Grow crops that use residual water in soil.
Residual water in soil is the moisture that remains after seasonal rains and sometimes after crop harvest. Perennial edibles such as asparagus and rhubarb and deeply rooted vegetables such as tomatoes and melons may access this moisture, which reduces their need for supplemental irrigation. Soils with more organic matter retain more moisture as do soils with more clay content. One more reason to keep your soil in tip-top shape!
Grow high-producing crops.
Some crops crank out lots of produce without using lots of space, which means you'll have less to water. These include beets, carrots, chard, parsley, greens, kale, strawberries, and summer squash.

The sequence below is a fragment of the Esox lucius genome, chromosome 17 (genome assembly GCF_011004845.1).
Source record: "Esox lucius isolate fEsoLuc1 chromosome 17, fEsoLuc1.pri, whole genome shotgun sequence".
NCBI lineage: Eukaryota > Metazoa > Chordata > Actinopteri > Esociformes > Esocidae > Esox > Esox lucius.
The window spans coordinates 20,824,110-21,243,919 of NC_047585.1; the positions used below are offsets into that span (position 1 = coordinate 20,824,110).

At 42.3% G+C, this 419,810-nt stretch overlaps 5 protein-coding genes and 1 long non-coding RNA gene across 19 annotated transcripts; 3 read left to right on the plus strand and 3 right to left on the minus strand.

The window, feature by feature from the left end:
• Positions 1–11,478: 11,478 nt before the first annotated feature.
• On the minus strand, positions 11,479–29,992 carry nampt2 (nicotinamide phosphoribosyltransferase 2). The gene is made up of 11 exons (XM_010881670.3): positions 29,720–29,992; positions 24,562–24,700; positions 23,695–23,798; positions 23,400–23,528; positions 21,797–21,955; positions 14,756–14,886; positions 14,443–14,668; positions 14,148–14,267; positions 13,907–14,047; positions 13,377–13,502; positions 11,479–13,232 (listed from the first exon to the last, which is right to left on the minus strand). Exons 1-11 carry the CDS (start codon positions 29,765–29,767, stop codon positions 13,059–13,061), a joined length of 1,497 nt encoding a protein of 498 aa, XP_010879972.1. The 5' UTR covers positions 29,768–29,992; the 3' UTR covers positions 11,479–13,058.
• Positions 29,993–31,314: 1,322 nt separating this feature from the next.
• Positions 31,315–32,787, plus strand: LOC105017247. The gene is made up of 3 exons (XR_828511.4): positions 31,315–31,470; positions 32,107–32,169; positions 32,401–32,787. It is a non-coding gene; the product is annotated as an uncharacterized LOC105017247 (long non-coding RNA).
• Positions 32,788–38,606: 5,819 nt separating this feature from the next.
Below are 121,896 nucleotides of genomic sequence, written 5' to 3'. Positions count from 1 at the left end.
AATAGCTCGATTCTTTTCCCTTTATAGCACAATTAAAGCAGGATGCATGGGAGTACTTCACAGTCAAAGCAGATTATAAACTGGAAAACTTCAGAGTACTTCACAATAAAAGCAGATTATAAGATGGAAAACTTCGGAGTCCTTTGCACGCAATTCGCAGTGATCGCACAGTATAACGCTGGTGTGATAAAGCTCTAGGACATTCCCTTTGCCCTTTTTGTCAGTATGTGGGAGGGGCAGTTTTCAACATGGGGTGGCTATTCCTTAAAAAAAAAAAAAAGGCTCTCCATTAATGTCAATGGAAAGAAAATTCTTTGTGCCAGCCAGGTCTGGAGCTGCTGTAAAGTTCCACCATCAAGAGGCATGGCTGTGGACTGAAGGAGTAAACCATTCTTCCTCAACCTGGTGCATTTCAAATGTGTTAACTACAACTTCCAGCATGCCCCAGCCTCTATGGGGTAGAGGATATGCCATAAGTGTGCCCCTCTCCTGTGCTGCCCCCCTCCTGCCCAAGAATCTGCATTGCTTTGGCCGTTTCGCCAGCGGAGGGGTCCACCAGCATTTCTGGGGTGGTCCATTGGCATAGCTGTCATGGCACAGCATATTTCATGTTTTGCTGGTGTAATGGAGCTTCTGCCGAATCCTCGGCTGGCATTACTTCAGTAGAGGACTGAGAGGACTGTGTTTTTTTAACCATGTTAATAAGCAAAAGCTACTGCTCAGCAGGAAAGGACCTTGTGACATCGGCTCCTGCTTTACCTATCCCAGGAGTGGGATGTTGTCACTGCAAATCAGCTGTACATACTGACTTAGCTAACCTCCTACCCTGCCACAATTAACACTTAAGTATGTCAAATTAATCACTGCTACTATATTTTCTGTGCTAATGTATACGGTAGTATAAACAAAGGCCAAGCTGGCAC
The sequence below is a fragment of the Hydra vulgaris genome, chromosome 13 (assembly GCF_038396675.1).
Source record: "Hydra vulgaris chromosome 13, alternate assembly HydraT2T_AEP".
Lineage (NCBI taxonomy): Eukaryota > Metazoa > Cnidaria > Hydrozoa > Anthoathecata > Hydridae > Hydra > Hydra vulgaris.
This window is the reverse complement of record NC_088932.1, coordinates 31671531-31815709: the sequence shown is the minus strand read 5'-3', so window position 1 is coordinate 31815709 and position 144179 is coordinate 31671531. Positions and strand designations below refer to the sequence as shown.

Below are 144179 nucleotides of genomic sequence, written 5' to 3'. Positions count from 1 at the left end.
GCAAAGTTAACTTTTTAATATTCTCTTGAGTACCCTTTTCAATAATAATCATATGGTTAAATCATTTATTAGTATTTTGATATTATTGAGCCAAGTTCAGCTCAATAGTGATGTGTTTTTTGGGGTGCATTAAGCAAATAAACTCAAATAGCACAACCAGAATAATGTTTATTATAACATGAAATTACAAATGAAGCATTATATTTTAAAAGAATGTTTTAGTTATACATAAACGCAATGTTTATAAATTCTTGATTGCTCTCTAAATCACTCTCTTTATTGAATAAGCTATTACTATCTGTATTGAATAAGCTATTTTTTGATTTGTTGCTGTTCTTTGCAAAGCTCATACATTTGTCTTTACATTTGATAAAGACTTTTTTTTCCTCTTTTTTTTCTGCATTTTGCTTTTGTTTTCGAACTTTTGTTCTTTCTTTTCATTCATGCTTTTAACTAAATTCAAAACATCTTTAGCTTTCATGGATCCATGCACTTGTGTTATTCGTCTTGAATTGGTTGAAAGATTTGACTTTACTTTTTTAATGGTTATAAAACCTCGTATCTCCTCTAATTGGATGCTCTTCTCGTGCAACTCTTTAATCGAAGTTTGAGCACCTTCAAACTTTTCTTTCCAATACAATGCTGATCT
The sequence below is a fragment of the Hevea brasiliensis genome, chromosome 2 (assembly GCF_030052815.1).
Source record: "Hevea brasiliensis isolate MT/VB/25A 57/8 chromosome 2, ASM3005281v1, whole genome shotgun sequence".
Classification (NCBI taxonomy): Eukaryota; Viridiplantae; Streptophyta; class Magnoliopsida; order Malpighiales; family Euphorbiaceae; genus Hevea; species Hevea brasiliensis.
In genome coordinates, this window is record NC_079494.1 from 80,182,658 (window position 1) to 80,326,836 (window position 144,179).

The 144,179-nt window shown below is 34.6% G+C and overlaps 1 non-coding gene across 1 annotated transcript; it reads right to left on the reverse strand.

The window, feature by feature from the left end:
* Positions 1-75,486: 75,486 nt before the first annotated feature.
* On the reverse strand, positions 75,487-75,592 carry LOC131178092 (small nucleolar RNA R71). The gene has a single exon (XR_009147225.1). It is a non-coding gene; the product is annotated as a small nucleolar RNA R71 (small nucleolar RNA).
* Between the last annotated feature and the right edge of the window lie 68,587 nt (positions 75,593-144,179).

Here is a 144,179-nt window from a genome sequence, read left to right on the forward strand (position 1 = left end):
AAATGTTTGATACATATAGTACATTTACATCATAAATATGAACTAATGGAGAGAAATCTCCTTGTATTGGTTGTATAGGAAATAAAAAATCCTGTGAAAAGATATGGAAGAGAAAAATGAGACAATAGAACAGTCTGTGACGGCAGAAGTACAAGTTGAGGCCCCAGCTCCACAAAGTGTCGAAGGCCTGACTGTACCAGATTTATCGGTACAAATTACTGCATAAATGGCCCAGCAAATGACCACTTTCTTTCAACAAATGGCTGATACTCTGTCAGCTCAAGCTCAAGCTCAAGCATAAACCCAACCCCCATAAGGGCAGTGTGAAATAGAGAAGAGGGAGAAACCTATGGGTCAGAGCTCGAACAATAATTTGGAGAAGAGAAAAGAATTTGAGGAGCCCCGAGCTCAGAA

Try some water-wise native edibles.
Blue elderberry (Sambucus nigra caerulea) is a deciduous shrub or tree that grows in sun or shade. They are often more attractive when drought-stressed.
Golden currant (Ribes aureum) is an attractive deciduous shrub with beautiful yellow spring flowers followed by half-inch berries.
Wood strawberry (Fragaria vesca) is a ground-hugging perennial with white flowers and small, sweet fruit.
Yerba Buena (Satureja douglasii) is an attractive, well-behaved, low-growing perennial. Its leaves make a refreshing cup of tea.
Grow water-wise and mini fruit trees.
Some fruit trees are less thirsty than others, and some are available as dwarfs, often small enough to grow in containers.
Less thirsty fruit trees: fig, goji berry, jujube, loquat, natal plum, olive, persimmon, pineapple guava, and pomegranate
Dwarf fruit trees available: apple, apricot, blueberry (bush), cherry, citrus, fig, pomegranate, peach, pear, and plum.